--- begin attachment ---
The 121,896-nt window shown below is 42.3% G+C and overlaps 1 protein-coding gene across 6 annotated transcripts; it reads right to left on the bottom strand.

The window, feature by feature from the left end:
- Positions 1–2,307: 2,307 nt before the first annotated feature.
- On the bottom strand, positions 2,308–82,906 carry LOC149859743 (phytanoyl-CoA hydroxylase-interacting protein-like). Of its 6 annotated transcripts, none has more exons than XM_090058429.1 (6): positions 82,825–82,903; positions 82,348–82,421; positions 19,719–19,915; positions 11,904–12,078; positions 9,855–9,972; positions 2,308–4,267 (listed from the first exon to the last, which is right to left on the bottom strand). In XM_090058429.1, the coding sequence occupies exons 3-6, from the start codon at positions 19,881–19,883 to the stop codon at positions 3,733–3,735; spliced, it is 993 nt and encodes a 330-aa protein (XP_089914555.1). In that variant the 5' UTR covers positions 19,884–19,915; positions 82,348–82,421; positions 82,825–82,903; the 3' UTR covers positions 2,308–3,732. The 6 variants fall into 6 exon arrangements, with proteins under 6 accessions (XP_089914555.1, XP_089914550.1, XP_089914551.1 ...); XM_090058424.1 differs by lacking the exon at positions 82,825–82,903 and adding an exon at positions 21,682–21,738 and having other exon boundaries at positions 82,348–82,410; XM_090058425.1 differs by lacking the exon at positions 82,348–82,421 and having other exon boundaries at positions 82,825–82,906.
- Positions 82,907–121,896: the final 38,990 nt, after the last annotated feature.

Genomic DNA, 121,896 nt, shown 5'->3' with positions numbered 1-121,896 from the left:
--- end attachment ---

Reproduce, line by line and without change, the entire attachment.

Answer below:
The 121,896-nt window shown below is 42.3% G+C and overlaps 1 protein-coding gene across 6 annotated transcripts; it reads right to left on the bottom strand.

The window, feature by feature from the left end:
- Positions 1–2,307: 2,307 nt before the first annotated feature.
- On the bottom strand, positions 2,308–82,906 carry LOC149859743 (phytanoyl-CoA hydroxylase-interacting protein-like). Of its 6 annotated transcripts, none has more exons than XM_090058429.1 (6): positions 82,825–82,903; positions 82,348–82,421; positions 19,719–19,915; positions 11,904–12,078; positions 9,855–9,972; positions 2,308–4,267 (listed from the first exon to the last, which is right to left on the bottom strand). In XM_090058429.1, the coding sequence occupies exons 3-6, from the start codon at positions 19,881–19,883 to the stop codon at positions 3,733–3,735; spliced, it is 993 nt and encodes a 330-aa protein (XP_089914555.1). In that variant the 5' UTR covers positions 19,884–19,915; positions 82,348–82,421; positions 82,825–82,903; the 3' UTR covers positions 2,308–3,732. The 6 variants fall into 6 exon arrangements, with proteins under 6 accessions (XP_089914555.1, XP_089914550.1, XP_089914551.1 ...); XM_090058424.1 differs by lacking the exon at positions 82,825–82,903 and adding an exon at positions 21,682–21,738 and having other exon boundaries at positions 82,348–82,410; XM_090058425.1 differs by lacking the exon at positions 82,348–82,421 and having other exon boundaries at positions 82,825–82,906.
- Positions 82,907–121,896: the final 38,990 nt, after the last annotated feature.

Genomic DNA, 121,896 nt, shown 5'->3' with positions numbered 1-121,896 from the left: